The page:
Naturally you’re going to sit down and you’re going to meet your staff, take some time to know them. You’re going to tell them a little bit about the vision that you have for the library, the things you would like to accomplish during your tenure there. You also want to hear from them. What do they think of the direction of the library—what’s working, what’s not? All this is information—that you want to make sure that you take your time, that you gather, and that you think about, and that you make decisions very thoughtfully, because you really can’t do anything until you know the library, and the staff, and the community a little bit better. So coming in as a new library director you really want to take your time—not rush any big decisions for fear of alienating either your staff, or even your community.

I often think it’s really harder if you come up through the ranks to become library director. I’ve been in both situations in my career. When you start out, and you’re working in a library, and you make friends there they’re your work colleagues. You may have worked years together and have a great working relationship, and now all of a sudden you’re the supervisor, or you’re their boss. That is a really difficult shift.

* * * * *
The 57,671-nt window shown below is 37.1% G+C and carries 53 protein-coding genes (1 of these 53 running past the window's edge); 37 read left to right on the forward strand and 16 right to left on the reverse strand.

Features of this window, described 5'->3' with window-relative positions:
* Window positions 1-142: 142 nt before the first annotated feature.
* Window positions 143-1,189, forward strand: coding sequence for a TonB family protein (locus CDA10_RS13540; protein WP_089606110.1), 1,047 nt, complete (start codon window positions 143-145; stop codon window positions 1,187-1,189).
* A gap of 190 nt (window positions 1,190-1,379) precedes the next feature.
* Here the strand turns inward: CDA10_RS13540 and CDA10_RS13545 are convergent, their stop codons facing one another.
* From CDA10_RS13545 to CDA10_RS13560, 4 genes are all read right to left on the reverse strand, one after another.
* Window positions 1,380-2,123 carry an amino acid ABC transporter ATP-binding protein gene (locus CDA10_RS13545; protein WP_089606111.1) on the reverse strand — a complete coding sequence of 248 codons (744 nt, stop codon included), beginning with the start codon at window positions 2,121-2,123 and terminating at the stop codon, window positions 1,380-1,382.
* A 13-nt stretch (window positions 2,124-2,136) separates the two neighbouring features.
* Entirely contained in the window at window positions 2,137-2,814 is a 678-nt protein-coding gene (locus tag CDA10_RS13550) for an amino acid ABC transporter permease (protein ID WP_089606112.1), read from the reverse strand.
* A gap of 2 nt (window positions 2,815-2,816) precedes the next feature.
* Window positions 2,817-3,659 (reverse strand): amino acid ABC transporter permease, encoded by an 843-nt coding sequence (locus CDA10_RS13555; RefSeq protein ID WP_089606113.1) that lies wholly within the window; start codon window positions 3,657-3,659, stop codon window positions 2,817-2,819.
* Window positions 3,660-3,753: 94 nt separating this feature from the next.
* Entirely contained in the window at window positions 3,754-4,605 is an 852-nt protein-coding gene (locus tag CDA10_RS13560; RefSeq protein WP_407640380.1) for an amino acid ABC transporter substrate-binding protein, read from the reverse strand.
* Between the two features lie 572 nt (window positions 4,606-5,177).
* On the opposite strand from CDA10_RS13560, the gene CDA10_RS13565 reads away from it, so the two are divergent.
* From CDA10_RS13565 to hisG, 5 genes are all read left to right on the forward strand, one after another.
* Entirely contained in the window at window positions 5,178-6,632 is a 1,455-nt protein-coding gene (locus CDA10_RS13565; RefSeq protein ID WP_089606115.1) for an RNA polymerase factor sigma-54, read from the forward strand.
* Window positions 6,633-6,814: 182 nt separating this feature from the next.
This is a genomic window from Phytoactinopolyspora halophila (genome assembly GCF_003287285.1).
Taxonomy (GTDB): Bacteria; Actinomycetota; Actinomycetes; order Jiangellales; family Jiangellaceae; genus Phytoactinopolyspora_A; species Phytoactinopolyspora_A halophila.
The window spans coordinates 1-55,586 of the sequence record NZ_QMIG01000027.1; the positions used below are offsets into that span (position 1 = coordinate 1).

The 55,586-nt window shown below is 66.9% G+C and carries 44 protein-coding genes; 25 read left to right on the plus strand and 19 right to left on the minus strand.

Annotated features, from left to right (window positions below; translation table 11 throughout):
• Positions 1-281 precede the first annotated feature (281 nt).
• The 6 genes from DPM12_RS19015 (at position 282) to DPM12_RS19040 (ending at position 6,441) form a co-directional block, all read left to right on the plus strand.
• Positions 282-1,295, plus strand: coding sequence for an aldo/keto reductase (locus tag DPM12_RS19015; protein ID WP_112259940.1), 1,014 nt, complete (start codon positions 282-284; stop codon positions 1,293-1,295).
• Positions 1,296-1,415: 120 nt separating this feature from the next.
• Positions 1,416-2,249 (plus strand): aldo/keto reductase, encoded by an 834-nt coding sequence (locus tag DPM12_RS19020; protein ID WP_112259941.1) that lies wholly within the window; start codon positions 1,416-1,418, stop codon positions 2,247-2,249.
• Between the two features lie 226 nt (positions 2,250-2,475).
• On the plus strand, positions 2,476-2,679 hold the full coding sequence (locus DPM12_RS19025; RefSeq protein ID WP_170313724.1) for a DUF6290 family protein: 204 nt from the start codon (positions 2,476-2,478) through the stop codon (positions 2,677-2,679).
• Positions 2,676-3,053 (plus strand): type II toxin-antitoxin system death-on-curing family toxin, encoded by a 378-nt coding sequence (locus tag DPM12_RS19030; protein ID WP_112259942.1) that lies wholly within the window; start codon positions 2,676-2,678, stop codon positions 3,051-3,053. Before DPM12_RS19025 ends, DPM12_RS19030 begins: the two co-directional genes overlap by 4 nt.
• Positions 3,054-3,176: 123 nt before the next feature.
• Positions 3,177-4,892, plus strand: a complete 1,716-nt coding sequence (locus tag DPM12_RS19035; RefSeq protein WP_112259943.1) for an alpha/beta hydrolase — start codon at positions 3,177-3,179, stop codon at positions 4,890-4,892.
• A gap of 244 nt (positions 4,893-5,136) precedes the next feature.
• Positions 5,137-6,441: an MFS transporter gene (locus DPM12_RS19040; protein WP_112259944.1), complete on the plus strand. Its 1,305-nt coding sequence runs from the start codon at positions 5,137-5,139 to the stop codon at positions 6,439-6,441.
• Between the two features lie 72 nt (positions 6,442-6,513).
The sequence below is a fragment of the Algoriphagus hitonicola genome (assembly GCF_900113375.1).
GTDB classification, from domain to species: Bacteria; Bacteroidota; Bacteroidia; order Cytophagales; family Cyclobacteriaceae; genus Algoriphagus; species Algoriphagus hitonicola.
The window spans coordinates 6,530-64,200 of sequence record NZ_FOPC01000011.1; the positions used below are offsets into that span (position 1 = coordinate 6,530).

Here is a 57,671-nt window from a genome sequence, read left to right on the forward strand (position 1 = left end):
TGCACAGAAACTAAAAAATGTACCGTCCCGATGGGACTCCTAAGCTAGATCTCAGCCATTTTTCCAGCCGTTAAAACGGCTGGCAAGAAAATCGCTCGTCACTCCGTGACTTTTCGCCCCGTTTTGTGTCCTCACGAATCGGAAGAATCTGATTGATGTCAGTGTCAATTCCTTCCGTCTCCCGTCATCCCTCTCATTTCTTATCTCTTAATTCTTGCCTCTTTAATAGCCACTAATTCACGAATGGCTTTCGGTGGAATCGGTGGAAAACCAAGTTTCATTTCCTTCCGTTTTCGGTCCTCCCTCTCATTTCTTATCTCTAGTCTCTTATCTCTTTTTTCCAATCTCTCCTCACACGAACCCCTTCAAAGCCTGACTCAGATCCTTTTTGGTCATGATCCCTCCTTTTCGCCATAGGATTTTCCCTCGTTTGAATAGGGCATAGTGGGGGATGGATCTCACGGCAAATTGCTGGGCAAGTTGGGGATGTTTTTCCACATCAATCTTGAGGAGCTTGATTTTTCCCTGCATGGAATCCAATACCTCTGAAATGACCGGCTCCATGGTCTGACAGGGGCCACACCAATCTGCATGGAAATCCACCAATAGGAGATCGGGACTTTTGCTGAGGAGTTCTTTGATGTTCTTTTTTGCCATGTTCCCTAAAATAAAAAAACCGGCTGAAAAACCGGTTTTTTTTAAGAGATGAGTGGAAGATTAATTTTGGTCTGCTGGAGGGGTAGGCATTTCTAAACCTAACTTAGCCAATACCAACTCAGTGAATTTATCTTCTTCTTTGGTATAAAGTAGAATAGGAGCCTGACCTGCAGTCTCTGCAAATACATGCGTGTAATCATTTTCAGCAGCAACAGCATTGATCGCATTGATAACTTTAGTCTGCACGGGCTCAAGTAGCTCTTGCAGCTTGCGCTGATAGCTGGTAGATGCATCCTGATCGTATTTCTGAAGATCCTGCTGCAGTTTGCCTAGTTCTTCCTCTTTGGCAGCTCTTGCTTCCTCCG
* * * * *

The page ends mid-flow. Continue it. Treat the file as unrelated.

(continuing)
These are your friends and you’re going to want to stay friends with them, however you really can’t. You have to say, I am the director now. It’s a different role than friendship, which is not to say you’re mean all of a sudden, none of that sort of thing. You need to make that separation that you are now the supervisor, and you are now the director, and the staff works for you. You can’t be the buddy-buddy that you were anymore. Or, when the staff goes out for happy hour, or something, you don’t go. You have to decide that if you want to move up into that position, and you want to move ahead with your career, you’re going to have to make that kind of tough decision to separate from your friends in order to maintain the relationship that you are now their boss.